New Survey Reveals Low Levels of Prosecution and Crime Reporting
A survey commissioned by English Heritage and supported by its counterparts across the UK and Crown Dependencies has revealed that the threat to heritage posed by illegal metal detecting, or nighthawking, is high but arrest or prosecution remains at an all time low and penalties are woefully insufficient.
The Nighthawking Survey, published today (16th February 2009), found out that over a third of sites attacked by illegal metal detectorists between 1995 and 2008 are Scheduled Monuments and another 152 undesignated sites are also known to have been raided, but secrecy surrounding the crime means that it is significantly under-reported. Only 26 cases have resulted in formal legal action, with the punishment usually being a small fine from as little as £38. (Illegally parking a car carries a £120 fine.)
The crime is most prevalent in the central and eastern counties but rare in the west and south-west and almost unheard of in Northern Ireland and the Crown Dependencies. Counties where the highest incidences of nighthawking have been reported are (in descending order): Lincolnshire, Norfolk, Suffolk, Essex, Kent, Oxfordshire, and the Yorkshire region. ‘Honey pot’ sites such as Roman sites are often targeted repeatedly and the period after ploughing is the most common time, with considerable damage caused to crops and fields.
Illegal metal detecting is the search and removal of antiquities from the ground using metal detectors without the permission of the landowners or on prohibited land such as Scheduled Monuments. It is a form of theft and can be prosecuted under the Theft Act.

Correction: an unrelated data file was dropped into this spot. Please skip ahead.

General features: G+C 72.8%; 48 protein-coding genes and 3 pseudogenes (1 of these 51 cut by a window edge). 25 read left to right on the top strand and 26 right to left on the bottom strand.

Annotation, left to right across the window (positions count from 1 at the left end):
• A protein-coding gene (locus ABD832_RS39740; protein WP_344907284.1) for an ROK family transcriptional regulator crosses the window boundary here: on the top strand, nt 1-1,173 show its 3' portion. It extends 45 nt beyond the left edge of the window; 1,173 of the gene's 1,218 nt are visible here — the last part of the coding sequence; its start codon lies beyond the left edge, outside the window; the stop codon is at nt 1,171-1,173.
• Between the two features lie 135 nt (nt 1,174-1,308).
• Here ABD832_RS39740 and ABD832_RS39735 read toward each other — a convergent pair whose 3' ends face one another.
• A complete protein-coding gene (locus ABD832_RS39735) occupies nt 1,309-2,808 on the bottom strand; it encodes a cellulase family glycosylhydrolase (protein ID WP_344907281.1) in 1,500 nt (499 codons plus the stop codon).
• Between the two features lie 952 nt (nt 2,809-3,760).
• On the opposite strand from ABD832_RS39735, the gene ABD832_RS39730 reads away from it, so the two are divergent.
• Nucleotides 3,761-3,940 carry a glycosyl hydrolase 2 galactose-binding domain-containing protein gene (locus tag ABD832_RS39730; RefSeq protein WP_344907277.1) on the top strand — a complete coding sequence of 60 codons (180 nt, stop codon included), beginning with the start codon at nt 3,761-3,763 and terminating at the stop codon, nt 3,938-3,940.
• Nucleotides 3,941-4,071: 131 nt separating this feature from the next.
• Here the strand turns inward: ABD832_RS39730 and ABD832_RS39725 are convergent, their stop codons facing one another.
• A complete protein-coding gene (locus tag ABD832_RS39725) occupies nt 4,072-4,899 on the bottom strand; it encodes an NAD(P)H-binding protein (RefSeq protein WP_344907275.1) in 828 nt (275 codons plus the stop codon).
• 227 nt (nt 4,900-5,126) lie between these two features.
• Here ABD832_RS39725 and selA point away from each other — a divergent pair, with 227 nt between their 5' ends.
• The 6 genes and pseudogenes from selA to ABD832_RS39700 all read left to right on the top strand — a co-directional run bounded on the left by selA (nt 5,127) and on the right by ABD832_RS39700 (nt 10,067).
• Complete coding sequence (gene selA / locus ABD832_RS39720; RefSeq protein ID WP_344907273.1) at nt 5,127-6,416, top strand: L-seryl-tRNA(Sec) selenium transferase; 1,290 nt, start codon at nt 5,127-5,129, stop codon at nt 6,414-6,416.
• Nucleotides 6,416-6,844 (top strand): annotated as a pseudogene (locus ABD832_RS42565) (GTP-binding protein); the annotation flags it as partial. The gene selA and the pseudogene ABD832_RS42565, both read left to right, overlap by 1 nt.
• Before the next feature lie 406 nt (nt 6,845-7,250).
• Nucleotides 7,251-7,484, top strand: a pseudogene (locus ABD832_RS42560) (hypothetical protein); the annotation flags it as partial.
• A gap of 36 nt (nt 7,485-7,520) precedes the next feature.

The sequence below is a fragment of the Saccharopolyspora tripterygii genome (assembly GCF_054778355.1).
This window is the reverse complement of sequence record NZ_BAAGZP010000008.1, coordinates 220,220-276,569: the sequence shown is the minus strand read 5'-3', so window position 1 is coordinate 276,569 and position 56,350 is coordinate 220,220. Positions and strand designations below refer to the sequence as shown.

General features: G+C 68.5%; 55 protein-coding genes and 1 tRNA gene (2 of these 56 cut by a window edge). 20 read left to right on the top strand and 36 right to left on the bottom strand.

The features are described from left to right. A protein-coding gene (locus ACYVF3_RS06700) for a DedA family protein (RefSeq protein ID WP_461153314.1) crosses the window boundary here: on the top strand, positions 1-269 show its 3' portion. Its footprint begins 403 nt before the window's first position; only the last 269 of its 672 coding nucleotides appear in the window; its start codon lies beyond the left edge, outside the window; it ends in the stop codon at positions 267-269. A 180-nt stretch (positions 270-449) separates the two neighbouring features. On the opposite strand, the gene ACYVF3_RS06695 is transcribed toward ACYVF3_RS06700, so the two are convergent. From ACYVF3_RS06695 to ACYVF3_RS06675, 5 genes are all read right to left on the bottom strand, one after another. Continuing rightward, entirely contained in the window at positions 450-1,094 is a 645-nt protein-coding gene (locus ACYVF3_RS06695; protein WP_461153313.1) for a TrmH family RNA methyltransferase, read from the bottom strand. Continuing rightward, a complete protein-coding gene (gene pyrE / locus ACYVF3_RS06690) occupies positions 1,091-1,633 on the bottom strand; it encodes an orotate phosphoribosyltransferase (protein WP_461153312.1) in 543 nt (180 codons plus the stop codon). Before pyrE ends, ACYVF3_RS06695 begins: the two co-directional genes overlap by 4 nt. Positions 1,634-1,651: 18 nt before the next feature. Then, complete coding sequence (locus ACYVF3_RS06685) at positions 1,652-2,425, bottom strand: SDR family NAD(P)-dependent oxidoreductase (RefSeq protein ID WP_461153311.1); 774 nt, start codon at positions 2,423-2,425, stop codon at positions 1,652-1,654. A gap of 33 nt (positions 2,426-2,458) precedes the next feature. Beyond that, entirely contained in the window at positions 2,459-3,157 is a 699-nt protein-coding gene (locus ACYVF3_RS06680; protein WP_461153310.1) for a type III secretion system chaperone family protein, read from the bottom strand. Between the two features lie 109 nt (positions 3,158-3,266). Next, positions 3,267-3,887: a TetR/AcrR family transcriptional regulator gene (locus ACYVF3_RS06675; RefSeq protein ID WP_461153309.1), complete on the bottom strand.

The heart of the problem lies in the vicious circle of under-reporting of the crime, which in turn creates a false picture of the seriousness of the situation, making this a low priority crime for the police. It is also compounded by the difficulty in collecting evidence.
Over time, the lack of successful prosecution has led to the lack of confidence of the victims in the legal process. The survey found out that only 14% of landowners, when afflicted by nighthawking, have reported it to the police. Most of them responded by tackling the culprits themselves or imposing a complete ban on metal detecting on their land.
The survey also calls for the setting up of a central database of reported nighthawking incidents and a tightening of the Treasure Act requiring all who come into contact with treasure finds, not just the finder, to report them. Full details of the survey including its recommendations are downloadable from http://www.helm.org.uk/nighthawking
Professor Sir Barry Cunliffe, Interim Chairman of English Heritage, said: “Responsible metal detecting provides a valuable record of history, but illegal activities bring responsible ones into disrepute.
“Nighthawkers, by hoarding the finds or selling them on without recording or provenance, are thieves of valuable archaeological knowledge that belongs to us all. Even in the case when the finds are retrieved, the context of how and where exactly the finds were found has been lost, significantly diminishing their historical value. In the cases of internationally important material the loss of the unique evidence that these objects provide on our common history and origins is especially poignant. By establishing a clearer picture of the crime, this survey will help us to combat it more effectively.”
Read more here from teh Guardian:
The report should be here: